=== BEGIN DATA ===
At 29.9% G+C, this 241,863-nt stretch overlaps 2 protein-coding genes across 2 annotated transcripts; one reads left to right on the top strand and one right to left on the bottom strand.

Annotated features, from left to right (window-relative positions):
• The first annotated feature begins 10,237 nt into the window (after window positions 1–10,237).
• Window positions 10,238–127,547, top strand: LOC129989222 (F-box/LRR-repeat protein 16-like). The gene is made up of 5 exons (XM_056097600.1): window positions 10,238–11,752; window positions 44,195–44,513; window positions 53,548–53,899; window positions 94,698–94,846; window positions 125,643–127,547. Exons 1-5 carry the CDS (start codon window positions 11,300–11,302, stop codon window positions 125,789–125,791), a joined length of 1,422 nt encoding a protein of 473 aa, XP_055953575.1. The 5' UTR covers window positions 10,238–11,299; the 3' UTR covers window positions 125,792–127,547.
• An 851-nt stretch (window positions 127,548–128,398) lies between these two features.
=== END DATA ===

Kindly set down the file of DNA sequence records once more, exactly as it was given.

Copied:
At 29.9% G+C, this 241,863-nt stretch overlaps 2 protein-coding genes across 2 annotated transcripts; one reads left to right on the top strand and one right to left on the bottom strand.

Annotated features, from left to right (window-relative positions):
• The first annotated feature begins 10,237 nt into the window (after window positions 1–10,237).
• Window positions 10,238–127,547, top strand: LOC129989222 (F-box/LRR-repeat protein 16-like). The gene is made up of 5 exons (XM_056097600.1): window positions 10,238–11,752; window positions 44,195–44,513; window positions 53,548–53,899; window positions 94,698–94,846; window positions 125,643–127,547. Exons 1-5 carry the CDS (start codon window positions 11,300–11,302, stop codon window positions 125,789–125,791), a joined length of 1,422 nt encoding a protein of 473 aa, XP_055953575.1. The 5' UTR covers window positions 10,238–11,299; the 3' UTR covers window positions 125,792–127,547.
• An 851-nt stretch (window positions 127,548–128,398) lies between these two features.